Vowed to this life

We face each other across the choir
in the night cathedral of our married lives
summoned by an infant’s hungry wail
to chant the hours after Compline.

Hush, little baby, don’t say a word….

Advertisement

We recite the old antiphonies
that keep at bay the terrors of the dark:
“I checked. You’re safe. I’m sure.
There are no monsters under the bed.”

We rise for the Nocturnes, the watches
of the night, observe the mercury rising,
proffer cool ablutions. “...a hundred and four.
Yes, certainly, we can bring him in.”

Sent for the doctor / The doctor said….

Through the night the porch light burns in vigil.
Past midnight we sleep lightly, half waiting
for a ring that cracks the stillness of the hour:
“This is Officer Olsen. Are you the parent....”

We are caught up lifelong in the liturgy
of the hours, called to Matins by the ringing
in the dark, groping for the phone.
“Mom, the baby won’t stop crying.”

Hush, little baby, don’t say a word….

When the birds begin their chorus
and the sun lights up the east
we’re back to bed for consolation
and then we rise for Lauds.

Comments are automatically closed two weeks after an article's initial publication. See our comments policy for more.
Lisa Weber
6 years 10 months ago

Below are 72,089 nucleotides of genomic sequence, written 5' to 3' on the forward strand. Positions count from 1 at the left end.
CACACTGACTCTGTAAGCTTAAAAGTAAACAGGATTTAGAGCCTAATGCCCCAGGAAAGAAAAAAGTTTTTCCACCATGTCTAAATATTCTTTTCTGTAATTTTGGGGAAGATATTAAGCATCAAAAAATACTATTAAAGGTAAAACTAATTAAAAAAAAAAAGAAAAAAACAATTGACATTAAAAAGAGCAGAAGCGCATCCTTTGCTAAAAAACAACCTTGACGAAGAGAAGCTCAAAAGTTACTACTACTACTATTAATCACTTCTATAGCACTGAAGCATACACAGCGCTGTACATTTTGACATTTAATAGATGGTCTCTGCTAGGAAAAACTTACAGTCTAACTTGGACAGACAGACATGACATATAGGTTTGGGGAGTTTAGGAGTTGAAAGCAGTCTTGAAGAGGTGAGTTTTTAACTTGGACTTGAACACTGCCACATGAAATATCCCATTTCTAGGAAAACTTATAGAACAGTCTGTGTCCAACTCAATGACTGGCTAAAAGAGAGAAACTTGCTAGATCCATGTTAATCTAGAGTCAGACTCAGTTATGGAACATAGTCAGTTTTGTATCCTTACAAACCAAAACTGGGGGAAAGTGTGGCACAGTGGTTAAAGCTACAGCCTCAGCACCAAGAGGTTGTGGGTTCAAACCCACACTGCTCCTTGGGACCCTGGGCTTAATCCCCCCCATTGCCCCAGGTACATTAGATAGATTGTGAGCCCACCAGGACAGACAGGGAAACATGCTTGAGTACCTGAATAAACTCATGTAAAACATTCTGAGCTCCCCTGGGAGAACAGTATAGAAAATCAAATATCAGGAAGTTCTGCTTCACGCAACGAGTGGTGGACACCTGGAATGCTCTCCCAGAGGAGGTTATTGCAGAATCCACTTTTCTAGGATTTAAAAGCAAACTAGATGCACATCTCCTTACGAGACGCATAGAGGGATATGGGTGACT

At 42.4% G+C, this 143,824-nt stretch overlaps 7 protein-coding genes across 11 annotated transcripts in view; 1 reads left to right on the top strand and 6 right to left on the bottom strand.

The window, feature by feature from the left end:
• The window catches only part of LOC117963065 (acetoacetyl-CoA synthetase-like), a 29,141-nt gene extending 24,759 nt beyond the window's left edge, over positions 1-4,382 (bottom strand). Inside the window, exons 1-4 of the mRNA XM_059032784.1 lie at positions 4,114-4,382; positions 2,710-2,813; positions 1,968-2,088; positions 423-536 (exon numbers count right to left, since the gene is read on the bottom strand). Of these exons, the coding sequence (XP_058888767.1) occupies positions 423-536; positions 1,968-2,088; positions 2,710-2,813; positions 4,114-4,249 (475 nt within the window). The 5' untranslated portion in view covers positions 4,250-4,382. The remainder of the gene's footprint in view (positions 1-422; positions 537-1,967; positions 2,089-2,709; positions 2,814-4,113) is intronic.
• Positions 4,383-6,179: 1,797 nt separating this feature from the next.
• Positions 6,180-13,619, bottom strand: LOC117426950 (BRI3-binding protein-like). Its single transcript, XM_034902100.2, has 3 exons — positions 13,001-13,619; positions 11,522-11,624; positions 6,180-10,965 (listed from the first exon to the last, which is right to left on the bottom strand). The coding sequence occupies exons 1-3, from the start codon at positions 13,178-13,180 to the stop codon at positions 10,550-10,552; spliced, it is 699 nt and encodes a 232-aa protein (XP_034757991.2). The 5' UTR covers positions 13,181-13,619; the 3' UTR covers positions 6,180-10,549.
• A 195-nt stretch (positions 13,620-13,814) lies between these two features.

All of life is a holy vocation, and the formation is challenging.  Thanks for a great poem!
Craig McKee
6 years 10 months ago
Sure beats the hell out of a dried up group of old celibates warbling Davidian love songs in the darkness of their monastic insularity...for centuries held out to us mere laypeople as the EPITOME of a "religious" life.

Advertisement

The latest from america

So what does it matter what a celibate woman thinks about contraception?
Helena BurnsJuly 20, 2018
Former US President Barack Obama gestures to the crowd, during an event in Kogelo, Kisumu, Kenya, Monday, July 16, 2018. (AP Photo Brian Inganga)
In Johannesburg, Obama gave what some commentators consider his most important speech since he vacated the Oval Office.
Anthony EganJuly 20, 2018
With his "Mass," Leonard Bernstein uses liturgy to give voice to political unease.
Kevin McCabeJuly 20, 2018
Cardinal Theodore E. McCarrick, retired archbishop of Washington, arrives for the Jan. 6 installation Mass of Cardinal Joseph W. Tobin at the Cathedral Basilica of the Sacred Heart in Newark, N.J. (CNS photo/Bob Roller)
Women often “bring up the voice of those who are the most vulnerable in our society,” says Hans Zollner, S.J., who heads the Centre for Child Protection in Rome.